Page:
October 13th, 2016 by Michael Sauers

I guess needed to bookmark the Yahoo! Calendar back on 20 August 2003.

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June 13th, 2013 by Michael Sauers

Yahoo logoSAN FRANCISCO (AP) — Yahoo is trying to breathe new life into inactive email accounts by giving away the identifications beginning next month.

The program announced Wednesday will give Web surfers an opportunity to claim a new handle that had previously been unavailable. It also represents a last chance for Yahoo users who haven’t logged in for at least a year to keep the address.

Yahoo Inc. plans to release the inactive accounts unless the current owner logs in again before July 15. After that, the identifications will be available to all comers and will be ready to use again in mid-August.

Read the full article @ Yahoo! News.

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May 21st, 2013 by Michael Sauers

Flickr logoEarlier today, I wrote a blog post about today’s new changes at Flickr which included a free, ad-supported terabyte of storage for all Flickr users. In my article I referenced that Flickr Pro account users would be given an opportunity to stay Pro going forward. I reported this because this, in fact, was my understanding of what was told to me by a Flickr Senior Manager in a briefing earlier this morning before the announcement.

Unfortunately, I found out the hard way, later today, that this is not, in fact, the case.

In actuality, only *some* of Flickr’s Pro accounts are eligible to retain Pro status. More specifically, users had to be paid Pro accounts in January of 2013 and be set up for auto renewal at that time. If you were not specifically a paid, recurring Pro account user in January of 2013, set up on renewal, you will now be screwed out of your Flickr Pro account.

You can check to see if you are eligible to renew your Flickr Pro account here. If it doesn’t specifically say your Flickr Pro account will renew automatically on this page, you may be screwed too.

Read the full article @ ThomasHawk.com.

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May 21st, 2013 by Michael Sauers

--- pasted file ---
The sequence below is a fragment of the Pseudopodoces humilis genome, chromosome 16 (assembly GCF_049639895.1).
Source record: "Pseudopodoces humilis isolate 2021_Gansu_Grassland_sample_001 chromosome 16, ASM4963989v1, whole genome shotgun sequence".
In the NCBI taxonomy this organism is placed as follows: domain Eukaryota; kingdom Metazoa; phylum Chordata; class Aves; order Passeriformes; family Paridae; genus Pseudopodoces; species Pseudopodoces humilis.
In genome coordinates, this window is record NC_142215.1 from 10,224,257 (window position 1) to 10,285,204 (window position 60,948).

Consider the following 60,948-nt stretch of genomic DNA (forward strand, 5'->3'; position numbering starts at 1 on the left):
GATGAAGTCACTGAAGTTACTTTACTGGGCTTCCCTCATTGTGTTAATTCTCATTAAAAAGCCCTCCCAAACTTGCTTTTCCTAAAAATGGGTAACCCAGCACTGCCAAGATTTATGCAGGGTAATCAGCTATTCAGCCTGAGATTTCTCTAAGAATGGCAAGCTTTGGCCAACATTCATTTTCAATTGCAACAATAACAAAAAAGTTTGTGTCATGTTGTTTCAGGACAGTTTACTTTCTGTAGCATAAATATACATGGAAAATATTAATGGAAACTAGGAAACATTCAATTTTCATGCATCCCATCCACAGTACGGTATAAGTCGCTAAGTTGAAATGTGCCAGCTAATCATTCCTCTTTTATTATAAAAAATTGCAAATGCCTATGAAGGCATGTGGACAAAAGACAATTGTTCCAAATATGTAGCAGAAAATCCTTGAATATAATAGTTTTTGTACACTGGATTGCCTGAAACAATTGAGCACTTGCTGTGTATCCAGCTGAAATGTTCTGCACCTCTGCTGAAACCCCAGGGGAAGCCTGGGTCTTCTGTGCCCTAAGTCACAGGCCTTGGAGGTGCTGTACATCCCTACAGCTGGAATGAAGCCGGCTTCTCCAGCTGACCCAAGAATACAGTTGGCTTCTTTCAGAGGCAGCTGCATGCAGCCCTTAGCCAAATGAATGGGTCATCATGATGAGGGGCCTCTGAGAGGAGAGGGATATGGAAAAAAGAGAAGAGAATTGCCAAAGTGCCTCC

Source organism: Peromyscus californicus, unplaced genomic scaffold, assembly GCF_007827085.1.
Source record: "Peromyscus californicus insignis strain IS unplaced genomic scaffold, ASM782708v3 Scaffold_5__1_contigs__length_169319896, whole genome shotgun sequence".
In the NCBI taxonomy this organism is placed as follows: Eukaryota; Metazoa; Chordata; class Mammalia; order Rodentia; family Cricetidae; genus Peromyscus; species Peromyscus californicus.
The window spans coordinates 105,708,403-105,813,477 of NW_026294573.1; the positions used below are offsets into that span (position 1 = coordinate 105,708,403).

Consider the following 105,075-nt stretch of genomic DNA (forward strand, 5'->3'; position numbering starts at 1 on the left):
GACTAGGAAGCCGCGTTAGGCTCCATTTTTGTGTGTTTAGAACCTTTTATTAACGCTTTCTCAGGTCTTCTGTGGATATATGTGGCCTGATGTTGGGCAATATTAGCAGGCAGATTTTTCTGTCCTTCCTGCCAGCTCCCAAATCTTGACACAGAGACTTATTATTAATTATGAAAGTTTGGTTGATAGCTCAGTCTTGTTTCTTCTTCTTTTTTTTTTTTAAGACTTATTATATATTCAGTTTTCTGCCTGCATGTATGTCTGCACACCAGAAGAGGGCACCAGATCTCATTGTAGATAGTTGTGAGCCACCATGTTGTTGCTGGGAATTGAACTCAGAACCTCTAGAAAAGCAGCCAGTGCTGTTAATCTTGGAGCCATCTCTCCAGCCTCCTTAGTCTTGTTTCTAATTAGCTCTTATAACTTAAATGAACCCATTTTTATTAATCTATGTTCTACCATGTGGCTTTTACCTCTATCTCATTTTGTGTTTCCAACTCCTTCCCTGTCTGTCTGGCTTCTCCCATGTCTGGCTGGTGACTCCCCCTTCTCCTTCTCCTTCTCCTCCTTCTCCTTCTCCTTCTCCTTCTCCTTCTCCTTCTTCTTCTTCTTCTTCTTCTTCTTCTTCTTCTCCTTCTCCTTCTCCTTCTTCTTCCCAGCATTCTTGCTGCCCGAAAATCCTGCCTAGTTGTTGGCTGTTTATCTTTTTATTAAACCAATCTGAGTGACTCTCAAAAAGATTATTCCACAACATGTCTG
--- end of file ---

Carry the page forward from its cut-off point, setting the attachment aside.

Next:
Flickr_logo_thumb.pngAs a Flickr Pro user it’s the last paragraph that I’ve quoted that’s got me on edge…

Starting [yesterday], Flickr is offering Free and Ad-Free accounts. The ad-free account is now $50 per year (double the old Pro price), and the only benefit it offers is the ad-free experience. All other benefits of paying to use Flickr are gone. (There’s also a “Doublr” account level that offers two terabytes of storage, not one.)

By doubling the price of the paid account and killing all the benefits except not seeing ads, Yahoo is practically begging Flickr users not to have paid accounts.

The only logic behind that seems to be that Yahoo really wants to be able to show more ads to Flickr users.

…Flickr’s help page says that existing Pro users will still be able to renew their Pro account in the future. There’s no price point for that. If it’s at the same price that Pro accounts have been (about $25), it means Pro users will be able to enjoy an ad-free Flickr for about half the price of new “Ad Free” account holders.

Read the full article @ Marketing Land.

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December 17th, 2010 by Michael Sauers

I’m reposting it here since access to the original post is extremely spotty right now.

Dec 17 2010

What’s Next for Delicious?

Many of you have read the news stories about Delicious that began appearing yesterday. We’re genuinely sorry to have these stories appear with so little context for our loyal users. While we can’t answer each of your questions individually, we wanted to address what we can at this stage and we promise to keep you posted as future plans get finalized.

Is Delicious being shut down? And should I be worried about my data?

– No, we are not shutting down Delicious. While we have determined that there is not a strategic fit at Yahoo!, we believe there is a ideal home for Delicious outside of the company where it can be resourced to the level where it can be competitive.

What is Yahoo! going to do with Delicious?

– We’re actively thinking about the future of Delicious and we believe there is a home outside the company that would make more sense for the service and our users. We’re in the process of exploring a variety of options and talking to companies right now. And we’ll share our plans with you as soon as we can.

What if I want to get my bookmarks out of Delicious right away?

– As noted above, there’s no reason to panic. We are maintaining Delicious and encourage you to keep using it. That said, we have export options if you so choose. Additionally, many services provide the ability to import Delicious links and tags.

We can only imagine how upsetting the news coverage over the past 24 hours has been to many of you. Speaking for our team, we were very disappointed by the way that this appeared in the press. We’ll let you know more as things develop.

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